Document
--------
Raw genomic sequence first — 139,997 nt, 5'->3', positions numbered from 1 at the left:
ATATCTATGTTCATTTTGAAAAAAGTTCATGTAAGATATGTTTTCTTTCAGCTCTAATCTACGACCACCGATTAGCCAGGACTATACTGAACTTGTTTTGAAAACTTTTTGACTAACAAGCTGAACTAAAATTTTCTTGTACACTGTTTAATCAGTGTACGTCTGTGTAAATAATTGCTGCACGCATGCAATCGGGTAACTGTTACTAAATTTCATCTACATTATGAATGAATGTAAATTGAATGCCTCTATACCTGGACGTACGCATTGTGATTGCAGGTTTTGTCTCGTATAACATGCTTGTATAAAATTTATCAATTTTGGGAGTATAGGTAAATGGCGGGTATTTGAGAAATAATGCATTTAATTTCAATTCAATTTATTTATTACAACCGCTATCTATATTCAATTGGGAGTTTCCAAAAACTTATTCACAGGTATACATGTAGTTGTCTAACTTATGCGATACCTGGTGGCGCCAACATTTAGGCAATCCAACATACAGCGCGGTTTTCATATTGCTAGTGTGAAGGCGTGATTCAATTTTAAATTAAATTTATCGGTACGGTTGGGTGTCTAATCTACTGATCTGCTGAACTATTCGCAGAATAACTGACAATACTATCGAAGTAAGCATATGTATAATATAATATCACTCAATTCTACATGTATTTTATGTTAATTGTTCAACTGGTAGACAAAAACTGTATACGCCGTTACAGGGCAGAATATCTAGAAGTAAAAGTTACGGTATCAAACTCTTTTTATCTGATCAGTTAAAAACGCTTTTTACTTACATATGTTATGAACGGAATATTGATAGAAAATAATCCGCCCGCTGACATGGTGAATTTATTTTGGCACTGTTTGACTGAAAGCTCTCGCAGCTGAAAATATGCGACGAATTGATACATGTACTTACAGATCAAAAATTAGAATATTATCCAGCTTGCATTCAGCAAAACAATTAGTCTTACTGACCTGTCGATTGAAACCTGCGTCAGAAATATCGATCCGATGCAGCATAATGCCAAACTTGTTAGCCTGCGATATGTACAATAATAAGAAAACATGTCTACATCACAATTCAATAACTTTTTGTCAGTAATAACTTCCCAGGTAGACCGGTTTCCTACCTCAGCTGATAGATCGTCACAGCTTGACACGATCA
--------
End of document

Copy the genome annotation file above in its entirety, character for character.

Raw genomic sequence first — 139,997 nt, 5'->3', positions numbered from 1 at the left:
ATATCTATGTTCATTTTGAAAAAAGTTCATGTAAGATATGTTTTCTTTCAGCTCTAATCTACGACCACCGATTAGCCAGGACTATACTGAACTTGTTTTGAAAACTTTTTGACTAACAAGCTGAACTAAAATTTTCTTGTACACTGTTTAATCAGTGTACGTCTGTGTAAATAATTGCTGCACGCATGCAATCGGGTAACTGTTACTAAATTTCATCTACATTATGAATGAATGTAAATTGAATGCCTCTATACCTGGACGTACGCATTGTGATTGCAGGTTTTGTCTCGTATAACATGCTTGTATAAAATTTATCAATTTTGGGAGTATAGGTAAATGGCGGGTATTTGAGAAATAATGCATTTAATTTCAATTCAATTTATTTATTACAACCGCTATCTATATTCAATTGGGAGTTTCCAAAAACTTATTCACAGGTATACATGTAGTTGTCTAACTTATGCGATACCTGGTGGCGCCAACATTTAGGCAATCCAACATACAGCGCGGTTTTCATATTGCTAGTGTGAAGGCGTGATTCAATTTTAAATTAAATTTATCGGTACGGTTGGGTGTCTAATCTACTGATCTGCTGAACTATTCGCAGAATAACTGACAATACTATCGAAGTAAGCATATGTATAATATAATATCACTCAATTCTACATGTATTTTATGTTAATTGTTCAACTGGTAGACAAAAACTGTATACGCCGTTACAGGGCAGAATATCTAGAAGTAAAAGTTACGGTATCAAACTCTTTTTATCTGATCAGTTAAAAACGCTTTTTACTTACATATGTTATGAACGGAATATTGATAGAAAATAATCCGCCCGCTGACATGGTGAATTTATTTTGGCACTGTTTGACTGAAAGCTCTCGCAGCTGAAAATATGCGACGAATTGATACATGTACTTACAGATCAAAAATTAGAATATTATCCAGCTTGCATTCAGCAAAACAATTAGTCTTACTGACCTGTCGATTGAAACCTGCGTCAGAAATATCGATCCGATGCAGCATAATGCCAAACTTGTTAGCCTGCGATATGTACAATAATAAGAAAACATGTCTACATCACAATTCAATAACTTTTTGTCAGTAATAACTTCCCAGGTAGACCGGTTTCCTACCTCAGCTGATAGATCGTCACAGCTTGACACGATCA